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Love organic foods? Your odds for some Cancers may fall

Monday, October 22, 2018 (HealthDay News) – Pay extra for the expensive organic fruits and vegetables can pay: New research…

Monday, October 22, 2018 (HealthDay News) – Pay extra for the expensive organic fruits and vegetables can pay: New research suggests eating them can help you avoid a cancer diagnosis.

People who consumed most organic foods had a 25 percent lower cancer risk than those who ate the least, found the study.

Specifically, eating more organically grown foods linked to a 34 percent reduced risk of postmenopausal breast cancer, a 76 percent reduced risk for all lymphoma and an 86 percent reduced risk of non-Hodgkin’s lymphoma, said leading researcher Julia Baudry. She is a researcher with research and epidemiology and statistics at the Sorbonne Paris Cite.

“If our results are confirmed, ecological food consumption can help prevent cancer,” said Baudry, although the study did not prove them directly

And people should not stop eating fruit and vegetables if they can not afford more expensive organically grown alternatives .

Filling your diet with fruits and vegetables is known to reduce the risk of chronic disease and cancer, whether organic or not, says Baudry and other experts.

Mark Guinter, a postdoctoral student with the American Cancer Society, said, “Even more important is that you consume your fruits and vegetables, avoid your red and processed meat and eat whole grains. They are established with cancer, replicated in multiple populations. “

Guinter added that” if people are interested in changing food or buying food that is known to prevent cancer risk, it would really be a way of taking rather than just buying organic. “

For this study, Baudry and her colleagues analyzed data from almost 69,000 people who participated in an ongoing French study of nutrition and health associations.

Participants filled out all questionnaires about their consumption of organic products. These included fruits and vegetables, dairy products, meat and fish, eggs, bread and other foods.

They also filled annual questionnaires regarding the state of health, including cases of cancer, and were followed on average for 4.5 years. [1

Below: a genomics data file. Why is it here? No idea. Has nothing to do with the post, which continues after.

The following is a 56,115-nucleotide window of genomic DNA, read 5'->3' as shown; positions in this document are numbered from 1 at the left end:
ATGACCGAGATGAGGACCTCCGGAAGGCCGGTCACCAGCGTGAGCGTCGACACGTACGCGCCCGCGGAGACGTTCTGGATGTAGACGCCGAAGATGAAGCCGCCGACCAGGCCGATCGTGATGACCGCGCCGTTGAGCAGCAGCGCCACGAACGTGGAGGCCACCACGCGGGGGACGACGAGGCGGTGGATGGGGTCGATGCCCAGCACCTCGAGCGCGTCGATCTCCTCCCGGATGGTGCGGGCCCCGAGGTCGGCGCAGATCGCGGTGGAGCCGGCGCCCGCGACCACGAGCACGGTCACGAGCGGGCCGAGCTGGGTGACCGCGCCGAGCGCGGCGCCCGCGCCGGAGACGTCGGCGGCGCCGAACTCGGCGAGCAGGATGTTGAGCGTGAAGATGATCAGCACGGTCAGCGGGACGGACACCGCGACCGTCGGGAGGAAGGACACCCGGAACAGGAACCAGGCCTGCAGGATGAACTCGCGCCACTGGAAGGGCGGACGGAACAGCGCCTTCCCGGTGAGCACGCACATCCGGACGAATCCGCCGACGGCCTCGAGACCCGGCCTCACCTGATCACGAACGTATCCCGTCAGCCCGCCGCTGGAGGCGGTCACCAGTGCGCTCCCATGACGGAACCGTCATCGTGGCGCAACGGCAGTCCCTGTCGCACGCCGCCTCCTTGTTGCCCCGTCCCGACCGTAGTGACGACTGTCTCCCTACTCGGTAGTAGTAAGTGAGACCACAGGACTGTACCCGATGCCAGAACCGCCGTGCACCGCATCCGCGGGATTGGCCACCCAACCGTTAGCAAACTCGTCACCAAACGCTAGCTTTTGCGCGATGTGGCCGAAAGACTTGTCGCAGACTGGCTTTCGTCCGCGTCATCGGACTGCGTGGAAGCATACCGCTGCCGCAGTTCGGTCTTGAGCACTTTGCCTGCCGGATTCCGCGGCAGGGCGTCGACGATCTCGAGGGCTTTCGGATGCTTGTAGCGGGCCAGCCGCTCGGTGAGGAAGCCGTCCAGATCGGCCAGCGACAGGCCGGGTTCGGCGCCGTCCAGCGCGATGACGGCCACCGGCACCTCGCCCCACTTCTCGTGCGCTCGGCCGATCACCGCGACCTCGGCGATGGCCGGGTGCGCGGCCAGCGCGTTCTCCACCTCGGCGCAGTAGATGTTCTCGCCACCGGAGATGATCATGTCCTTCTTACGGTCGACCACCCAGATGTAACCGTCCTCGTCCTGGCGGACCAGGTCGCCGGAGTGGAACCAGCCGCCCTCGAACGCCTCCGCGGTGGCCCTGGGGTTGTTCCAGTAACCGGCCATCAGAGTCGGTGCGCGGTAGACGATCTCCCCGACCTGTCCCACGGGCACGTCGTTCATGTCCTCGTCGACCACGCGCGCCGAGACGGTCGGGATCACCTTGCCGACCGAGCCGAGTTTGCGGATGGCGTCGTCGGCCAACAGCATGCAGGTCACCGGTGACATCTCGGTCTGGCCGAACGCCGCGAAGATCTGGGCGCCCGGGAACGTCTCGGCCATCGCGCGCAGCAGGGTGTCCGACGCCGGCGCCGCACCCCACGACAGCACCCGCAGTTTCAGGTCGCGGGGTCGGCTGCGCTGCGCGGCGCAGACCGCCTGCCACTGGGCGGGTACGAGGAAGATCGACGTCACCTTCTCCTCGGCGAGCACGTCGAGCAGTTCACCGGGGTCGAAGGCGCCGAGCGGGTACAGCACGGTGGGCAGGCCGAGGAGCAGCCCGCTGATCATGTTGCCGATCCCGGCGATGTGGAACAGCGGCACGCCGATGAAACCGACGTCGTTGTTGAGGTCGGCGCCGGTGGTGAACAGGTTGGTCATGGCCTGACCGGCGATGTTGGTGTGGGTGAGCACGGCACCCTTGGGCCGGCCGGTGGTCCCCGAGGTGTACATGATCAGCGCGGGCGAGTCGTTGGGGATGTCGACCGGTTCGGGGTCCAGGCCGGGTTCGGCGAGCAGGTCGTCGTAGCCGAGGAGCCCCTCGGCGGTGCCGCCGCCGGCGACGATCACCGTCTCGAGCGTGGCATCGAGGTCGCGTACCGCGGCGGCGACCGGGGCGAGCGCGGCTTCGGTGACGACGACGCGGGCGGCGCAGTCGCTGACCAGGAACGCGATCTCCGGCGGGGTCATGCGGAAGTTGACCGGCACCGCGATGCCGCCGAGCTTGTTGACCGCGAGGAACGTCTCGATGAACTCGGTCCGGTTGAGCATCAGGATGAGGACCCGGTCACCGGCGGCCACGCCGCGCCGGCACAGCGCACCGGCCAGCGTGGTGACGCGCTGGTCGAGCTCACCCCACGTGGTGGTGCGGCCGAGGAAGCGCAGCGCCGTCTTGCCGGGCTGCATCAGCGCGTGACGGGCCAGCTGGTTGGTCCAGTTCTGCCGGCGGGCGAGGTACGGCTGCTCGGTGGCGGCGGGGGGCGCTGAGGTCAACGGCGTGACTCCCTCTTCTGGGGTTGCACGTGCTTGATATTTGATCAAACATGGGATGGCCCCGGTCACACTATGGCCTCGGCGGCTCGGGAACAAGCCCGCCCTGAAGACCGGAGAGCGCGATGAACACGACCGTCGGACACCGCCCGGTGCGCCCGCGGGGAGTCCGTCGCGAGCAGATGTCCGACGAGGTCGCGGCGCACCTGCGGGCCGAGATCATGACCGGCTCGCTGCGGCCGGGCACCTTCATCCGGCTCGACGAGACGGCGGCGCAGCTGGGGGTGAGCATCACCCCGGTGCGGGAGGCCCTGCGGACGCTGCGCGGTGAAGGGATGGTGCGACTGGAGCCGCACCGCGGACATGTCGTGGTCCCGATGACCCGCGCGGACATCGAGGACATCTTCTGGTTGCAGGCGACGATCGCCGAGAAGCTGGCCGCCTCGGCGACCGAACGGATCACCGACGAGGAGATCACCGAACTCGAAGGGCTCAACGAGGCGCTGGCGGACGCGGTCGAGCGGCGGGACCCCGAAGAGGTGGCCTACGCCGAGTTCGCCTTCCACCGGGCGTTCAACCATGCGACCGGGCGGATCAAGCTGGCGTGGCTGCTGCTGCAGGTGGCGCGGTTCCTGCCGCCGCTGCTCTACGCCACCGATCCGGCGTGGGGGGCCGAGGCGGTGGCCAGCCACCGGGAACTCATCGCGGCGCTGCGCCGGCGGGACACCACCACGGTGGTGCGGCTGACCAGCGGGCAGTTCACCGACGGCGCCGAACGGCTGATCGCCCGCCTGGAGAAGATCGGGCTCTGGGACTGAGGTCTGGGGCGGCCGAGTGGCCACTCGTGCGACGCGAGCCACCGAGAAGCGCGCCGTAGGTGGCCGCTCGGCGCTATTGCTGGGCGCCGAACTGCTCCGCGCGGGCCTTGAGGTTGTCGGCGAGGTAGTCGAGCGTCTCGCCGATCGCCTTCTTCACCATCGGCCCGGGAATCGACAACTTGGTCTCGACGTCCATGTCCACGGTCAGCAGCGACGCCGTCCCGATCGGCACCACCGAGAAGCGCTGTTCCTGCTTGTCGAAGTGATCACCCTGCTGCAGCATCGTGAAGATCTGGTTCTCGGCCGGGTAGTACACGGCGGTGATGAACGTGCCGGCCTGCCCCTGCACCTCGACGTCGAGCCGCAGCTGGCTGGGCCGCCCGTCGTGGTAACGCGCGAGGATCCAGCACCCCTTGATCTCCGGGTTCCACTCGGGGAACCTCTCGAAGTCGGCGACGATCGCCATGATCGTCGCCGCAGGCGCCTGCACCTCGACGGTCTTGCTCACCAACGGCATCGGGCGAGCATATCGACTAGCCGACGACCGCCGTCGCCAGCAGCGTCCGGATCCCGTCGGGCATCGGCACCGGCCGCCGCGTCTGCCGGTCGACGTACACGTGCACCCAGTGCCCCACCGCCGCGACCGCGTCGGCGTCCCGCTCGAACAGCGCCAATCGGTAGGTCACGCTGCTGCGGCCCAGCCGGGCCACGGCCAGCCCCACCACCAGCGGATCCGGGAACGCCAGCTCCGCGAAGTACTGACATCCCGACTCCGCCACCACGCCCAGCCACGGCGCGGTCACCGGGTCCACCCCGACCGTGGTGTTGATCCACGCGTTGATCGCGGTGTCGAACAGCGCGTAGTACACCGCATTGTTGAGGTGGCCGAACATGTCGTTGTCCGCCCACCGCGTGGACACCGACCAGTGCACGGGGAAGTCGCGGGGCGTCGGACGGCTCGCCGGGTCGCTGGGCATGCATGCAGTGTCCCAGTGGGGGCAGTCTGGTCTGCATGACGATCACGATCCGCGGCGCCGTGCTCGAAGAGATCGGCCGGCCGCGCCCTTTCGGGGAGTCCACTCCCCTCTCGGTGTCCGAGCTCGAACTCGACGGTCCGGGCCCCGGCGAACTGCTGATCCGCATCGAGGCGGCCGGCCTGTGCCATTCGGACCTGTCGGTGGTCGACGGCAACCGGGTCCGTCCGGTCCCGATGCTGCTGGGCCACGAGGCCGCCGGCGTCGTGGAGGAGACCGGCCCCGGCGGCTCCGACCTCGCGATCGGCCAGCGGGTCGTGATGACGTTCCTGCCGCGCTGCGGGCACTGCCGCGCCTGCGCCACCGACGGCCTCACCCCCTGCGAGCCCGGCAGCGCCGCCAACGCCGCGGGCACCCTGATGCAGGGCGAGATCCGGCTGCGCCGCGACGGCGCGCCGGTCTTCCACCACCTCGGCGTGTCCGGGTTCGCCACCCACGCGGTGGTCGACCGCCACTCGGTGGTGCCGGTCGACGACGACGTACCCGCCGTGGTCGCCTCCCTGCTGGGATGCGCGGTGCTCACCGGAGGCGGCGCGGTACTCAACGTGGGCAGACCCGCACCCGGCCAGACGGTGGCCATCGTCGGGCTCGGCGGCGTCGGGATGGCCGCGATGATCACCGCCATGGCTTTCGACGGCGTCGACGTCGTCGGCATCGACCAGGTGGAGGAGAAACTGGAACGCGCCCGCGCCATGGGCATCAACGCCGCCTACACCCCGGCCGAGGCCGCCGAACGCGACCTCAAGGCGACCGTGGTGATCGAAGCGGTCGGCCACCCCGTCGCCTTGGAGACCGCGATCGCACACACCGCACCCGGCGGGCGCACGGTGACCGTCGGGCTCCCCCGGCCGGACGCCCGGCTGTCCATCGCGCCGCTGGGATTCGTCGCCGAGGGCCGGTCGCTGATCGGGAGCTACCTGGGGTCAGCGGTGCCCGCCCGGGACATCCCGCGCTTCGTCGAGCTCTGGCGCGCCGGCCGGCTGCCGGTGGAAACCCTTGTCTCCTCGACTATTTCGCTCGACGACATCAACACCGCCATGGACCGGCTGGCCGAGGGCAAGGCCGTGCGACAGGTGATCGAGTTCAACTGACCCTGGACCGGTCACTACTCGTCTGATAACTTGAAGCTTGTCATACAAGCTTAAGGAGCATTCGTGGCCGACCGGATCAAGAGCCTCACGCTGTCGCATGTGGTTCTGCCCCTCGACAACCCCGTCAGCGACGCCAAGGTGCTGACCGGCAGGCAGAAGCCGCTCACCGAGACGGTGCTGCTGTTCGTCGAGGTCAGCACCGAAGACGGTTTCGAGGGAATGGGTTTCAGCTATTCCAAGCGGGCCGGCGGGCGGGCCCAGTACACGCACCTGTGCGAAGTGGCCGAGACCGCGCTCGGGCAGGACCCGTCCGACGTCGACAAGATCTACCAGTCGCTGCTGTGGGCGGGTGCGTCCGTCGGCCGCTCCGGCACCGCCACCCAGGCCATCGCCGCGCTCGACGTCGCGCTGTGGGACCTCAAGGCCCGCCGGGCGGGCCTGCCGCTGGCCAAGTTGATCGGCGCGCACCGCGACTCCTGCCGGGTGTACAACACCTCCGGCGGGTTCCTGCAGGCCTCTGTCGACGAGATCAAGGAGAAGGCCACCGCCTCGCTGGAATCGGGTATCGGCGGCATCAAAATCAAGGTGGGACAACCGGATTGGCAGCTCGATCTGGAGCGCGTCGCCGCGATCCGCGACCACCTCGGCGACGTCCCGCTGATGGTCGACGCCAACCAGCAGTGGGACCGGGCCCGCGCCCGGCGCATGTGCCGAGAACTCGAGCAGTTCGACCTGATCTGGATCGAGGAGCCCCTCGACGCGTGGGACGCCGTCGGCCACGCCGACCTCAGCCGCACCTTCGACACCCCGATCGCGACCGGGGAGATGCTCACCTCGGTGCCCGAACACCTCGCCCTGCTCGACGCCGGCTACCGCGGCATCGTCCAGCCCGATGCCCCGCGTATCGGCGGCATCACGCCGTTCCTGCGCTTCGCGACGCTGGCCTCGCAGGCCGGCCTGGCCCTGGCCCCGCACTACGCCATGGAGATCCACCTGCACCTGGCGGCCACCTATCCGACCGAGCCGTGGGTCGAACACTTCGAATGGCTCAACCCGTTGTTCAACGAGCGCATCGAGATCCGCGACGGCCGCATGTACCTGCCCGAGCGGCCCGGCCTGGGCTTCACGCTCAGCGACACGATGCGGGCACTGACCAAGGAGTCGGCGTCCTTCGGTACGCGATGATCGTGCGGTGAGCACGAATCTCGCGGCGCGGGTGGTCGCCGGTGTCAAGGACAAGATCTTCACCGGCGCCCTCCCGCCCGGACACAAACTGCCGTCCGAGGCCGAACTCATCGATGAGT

9659002] The researchers found a link between eating organic food and lower cancer risk, even after taking into account other risk factors for cancer.

“We considered a variety of factors that may be involved in the relationship,” said Baudry, “as sociodemographic, socioeconomic and lifestyle factors, as well as family history of cancer or a healthier nutrition and food consumption diet. Control of these factors did not change significantly results. “

Organic food is grown without pesticides, fertilizers and other chemicals. Studies have shown that people who eat organic foods have lower levels of pesticide residues in their urine, she noted.

“Pesticide exposure has been associated with higher cancer risk” in previous studies, said Baudry.

Specifically, Guinter said, this study supports results from a British study that also found a link between organic food consumption and lower risk of non-Hodgkin’s lymphoma.

“When you see a result that is replicated, you think it’s a bit more credible. There is good biological credibility behind it,” said Guinter.

According to Dr. Frank Hu, Nutrition Chair at Harvard TH Chan School of Public Health , animal studies have shown that pesticides can increase DNA damage, which can increase the risk of cancer. Chemicals can also interfere with the endocrine system.

However, Guinter and Hu said that there is insufficient human evidence to be able to base any new dietary Recommendations.

People should eat right and maintain a healthy weight through diet and exercise to prevent cancer, Hu said. Cutting back on alcohol also helps.

“In principle, increased consumption of fruits and vegetables, either conventional or organic, improve overall dietary quality and reduce the risk of chronic disease, including cancer, “said Hu, senior author of an editorial me following the new study.

The report was published on October 22 in JAMA Internal Medicine .

More information

The American Cancer Society has more about diet and cancer risk.

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